Tuesday, 9 December 2014

Life's uncharted puzzles and the curiosity of déjà vu.


On Friday 5th December, I had a pivotal discussion about fate and the universe. And in this oddly philosophical five minutes, I slotted together a series of turbulent thoughts that have kept me awake with questions 
for a while now and I like to think that I've found a complacent medium, or at least a medium of mind that I am fairly at ease with.

The whole notion of fate is an odd thing. "If it's meant to be, it will be". The truth is, that when it comes to this exhausted phrase, I'm not all too sure what to think. I both love and hate it. I love this statement for the idea that people have a subconscious belief in the unknown, in the future and in fate. I love it because it shows that we are, as a collective, not completely drowning in our own cynicism. But I hate it because it reflects how complacent we are. How we expect life to be a simple path of somebody else's efforts in order for us to live in decadence and revel in the complacency of never striving for more.

Not only is it an odd thing, the notion of fate is a complicated concept to get your head around. The idea that your consciousness, your thoughts and each visibly irrelevant action actively contribute towards a pre-planned timeline is inexplicably too large a notion to cram inside of a singular thought. Is every single word that I type upon this blank document in front of me a pre-formulated contribution to a greater plan?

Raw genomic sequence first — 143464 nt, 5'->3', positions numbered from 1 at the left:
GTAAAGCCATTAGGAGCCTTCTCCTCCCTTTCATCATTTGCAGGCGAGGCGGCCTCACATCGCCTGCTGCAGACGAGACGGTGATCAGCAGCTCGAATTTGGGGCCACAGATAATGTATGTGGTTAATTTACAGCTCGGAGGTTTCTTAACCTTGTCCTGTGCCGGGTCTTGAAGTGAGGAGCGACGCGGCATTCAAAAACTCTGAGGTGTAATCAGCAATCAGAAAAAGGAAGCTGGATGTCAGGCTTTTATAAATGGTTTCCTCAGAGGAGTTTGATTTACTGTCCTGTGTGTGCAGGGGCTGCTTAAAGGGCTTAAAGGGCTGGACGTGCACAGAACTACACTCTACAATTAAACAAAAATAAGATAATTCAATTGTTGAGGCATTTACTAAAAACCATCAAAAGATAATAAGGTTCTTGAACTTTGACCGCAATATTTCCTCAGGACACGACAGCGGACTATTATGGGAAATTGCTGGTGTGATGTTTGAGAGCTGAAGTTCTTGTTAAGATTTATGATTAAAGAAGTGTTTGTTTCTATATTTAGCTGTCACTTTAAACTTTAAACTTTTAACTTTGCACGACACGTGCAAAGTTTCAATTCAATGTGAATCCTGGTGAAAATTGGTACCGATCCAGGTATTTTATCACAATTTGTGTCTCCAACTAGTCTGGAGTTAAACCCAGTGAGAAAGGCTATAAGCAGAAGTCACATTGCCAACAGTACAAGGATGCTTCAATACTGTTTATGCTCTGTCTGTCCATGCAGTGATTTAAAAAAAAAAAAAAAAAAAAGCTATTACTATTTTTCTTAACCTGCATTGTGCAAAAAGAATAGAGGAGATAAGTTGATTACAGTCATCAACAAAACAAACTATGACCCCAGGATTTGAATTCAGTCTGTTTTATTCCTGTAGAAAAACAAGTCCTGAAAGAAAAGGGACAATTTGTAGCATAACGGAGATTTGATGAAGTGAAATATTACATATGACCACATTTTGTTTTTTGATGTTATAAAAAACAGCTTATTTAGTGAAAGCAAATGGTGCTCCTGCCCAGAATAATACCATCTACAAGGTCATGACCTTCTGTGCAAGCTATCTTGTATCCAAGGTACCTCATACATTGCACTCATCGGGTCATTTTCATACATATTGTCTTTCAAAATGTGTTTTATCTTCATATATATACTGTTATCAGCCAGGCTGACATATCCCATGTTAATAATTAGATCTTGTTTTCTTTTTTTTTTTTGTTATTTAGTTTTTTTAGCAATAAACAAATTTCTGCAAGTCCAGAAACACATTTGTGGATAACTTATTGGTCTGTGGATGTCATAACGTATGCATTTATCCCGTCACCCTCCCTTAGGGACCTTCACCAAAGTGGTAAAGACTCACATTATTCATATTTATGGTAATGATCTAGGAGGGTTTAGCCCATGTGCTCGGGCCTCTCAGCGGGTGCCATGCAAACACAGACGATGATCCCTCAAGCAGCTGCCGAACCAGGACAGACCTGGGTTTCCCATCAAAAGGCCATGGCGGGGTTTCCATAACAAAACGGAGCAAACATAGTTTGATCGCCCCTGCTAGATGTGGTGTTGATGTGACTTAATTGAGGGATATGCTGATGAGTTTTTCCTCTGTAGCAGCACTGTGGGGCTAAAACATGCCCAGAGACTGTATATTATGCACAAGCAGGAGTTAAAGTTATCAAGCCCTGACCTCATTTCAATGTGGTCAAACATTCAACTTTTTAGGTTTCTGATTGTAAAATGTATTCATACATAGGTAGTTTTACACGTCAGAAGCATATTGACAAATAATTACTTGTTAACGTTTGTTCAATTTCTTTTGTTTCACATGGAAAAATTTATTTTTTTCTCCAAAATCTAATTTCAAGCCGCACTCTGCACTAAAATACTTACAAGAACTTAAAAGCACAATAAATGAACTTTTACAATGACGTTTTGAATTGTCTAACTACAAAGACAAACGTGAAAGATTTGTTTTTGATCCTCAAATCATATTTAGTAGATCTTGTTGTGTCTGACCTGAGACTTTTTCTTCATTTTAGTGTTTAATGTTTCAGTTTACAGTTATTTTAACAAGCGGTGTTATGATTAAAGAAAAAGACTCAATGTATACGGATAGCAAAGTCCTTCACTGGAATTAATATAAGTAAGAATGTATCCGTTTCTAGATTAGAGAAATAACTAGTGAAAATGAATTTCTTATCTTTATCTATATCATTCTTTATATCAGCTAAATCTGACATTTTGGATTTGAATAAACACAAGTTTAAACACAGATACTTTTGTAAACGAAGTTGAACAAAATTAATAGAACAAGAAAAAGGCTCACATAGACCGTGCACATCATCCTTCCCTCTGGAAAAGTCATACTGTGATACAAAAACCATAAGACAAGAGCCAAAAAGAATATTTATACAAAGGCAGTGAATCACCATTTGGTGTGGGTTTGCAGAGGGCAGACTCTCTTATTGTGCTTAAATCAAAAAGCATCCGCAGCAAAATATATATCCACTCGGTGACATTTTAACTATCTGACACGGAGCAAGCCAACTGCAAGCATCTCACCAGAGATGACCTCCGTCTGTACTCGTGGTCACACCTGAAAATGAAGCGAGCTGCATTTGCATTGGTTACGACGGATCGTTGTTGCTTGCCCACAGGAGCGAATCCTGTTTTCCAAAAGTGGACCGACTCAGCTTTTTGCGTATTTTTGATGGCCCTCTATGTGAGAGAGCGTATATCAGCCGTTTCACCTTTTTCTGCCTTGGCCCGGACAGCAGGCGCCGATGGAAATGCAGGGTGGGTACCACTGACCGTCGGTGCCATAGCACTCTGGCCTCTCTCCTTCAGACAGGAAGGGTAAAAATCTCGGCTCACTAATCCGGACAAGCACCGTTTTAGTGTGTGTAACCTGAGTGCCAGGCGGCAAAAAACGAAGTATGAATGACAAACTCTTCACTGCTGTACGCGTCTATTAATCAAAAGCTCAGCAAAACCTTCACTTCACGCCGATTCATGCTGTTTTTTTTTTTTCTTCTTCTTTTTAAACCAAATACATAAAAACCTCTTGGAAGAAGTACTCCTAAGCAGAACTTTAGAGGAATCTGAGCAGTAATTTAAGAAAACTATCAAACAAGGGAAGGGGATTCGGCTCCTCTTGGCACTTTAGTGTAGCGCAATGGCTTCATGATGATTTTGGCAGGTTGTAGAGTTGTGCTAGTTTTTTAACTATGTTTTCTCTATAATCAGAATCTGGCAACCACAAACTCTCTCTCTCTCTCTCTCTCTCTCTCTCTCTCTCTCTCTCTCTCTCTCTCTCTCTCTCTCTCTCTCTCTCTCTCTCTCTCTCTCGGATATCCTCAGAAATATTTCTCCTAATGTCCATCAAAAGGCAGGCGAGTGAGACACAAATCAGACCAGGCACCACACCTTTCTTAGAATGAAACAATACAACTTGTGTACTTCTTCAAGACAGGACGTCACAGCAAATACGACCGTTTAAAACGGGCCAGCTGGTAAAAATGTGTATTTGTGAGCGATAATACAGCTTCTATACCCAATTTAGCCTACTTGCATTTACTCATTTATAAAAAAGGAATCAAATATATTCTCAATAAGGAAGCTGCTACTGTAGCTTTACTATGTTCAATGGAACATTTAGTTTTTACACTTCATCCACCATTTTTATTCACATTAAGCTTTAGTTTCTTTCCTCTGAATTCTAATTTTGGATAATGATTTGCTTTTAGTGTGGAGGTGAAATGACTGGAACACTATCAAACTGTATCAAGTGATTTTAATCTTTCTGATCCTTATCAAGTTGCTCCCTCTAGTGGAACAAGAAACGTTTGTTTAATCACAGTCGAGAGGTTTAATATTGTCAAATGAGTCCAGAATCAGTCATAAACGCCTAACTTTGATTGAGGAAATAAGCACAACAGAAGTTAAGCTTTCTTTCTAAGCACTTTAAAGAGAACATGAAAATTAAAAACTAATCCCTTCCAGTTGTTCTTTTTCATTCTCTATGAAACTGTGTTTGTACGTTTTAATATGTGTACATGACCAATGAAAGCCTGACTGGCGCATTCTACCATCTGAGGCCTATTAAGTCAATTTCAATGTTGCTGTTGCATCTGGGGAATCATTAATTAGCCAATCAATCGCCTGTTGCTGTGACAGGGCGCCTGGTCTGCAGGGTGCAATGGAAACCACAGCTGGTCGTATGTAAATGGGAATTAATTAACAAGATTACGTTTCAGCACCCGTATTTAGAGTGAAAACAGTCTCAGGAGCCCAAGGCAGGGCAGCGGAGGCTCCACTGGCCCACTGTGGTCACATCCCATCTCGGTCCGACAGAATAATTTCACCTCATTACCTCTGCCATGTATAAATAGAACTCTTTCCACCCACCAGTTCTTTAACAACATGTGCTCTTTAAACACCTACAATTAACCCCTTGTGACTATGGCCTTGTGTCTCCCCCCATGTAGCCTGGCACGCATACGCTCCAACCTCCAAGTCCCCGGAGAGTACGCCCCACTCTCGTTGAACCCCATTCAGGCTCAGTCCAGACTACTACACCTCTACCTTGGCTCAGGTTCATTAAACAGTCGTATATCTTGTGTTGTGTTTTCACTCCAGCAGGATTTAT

Maybe we aren't born with the bricks laid down for us. Maybe we do have to do all of the hard work ourselves. Or maybe it’s a collective of both. If you work hard, if you lay down enough bricks yourself, you'll be rewarded with a few bricks here and there by an unknown force to us. But the overriding thing is, we'll never know. We might be making up this crazy existence in our own heads. Proof that anything exists but our own consciousness is not in existence.

It is such a vast and endless possibility that can never be proven nor disproved. There are seven billion people on this planet right now. That's a hell of a lot of people. And so, I, in my full state of consciousness and awareness, can feel the hidden logistics of life slipping through my fingers as I too often wander around in this dazed state of philosophic conundrums and empty questions. And so I ask myself what exactly constitutes as the notion of fate?


What is fate?

'Fate'

feɪt/

(noun):


1. Something that unavoidably befalls a person

2. The universal principle or ultimate agency by which the order of things is presumably prescribed; the decreed cause of events; time:

Fate decreed that they would never meet again.

3. That which is inevitably predetermined; destiny:

Death is our ineluctable fate.

4. A prophetic declaration of what must be:

The oracle pronounced their fate.



Broached heavily upon in all forms of philosophy, media and general discussion, is the question as to whether the common idea of fate - that every minute action is pre-planned - is actually inevitable? Is the future unquestionably 'something that unavoidably befalls a person?'. Who is it whom prescribed this so called 'order'? Without this knowledge, why do so many consider fate inevitable? Or is it prophetic, open to interpretation? 
Am I the author of my own story, or is the author a force empowered by miracles and without words?

The truth is, fate is the unknown. And with the unknown, arrive a lot of questions. Thus it seems in our best interests to formulate our own ideas on what fate legitimately constitutes as. And who is to tell us that our self crafted philosophies are faulty?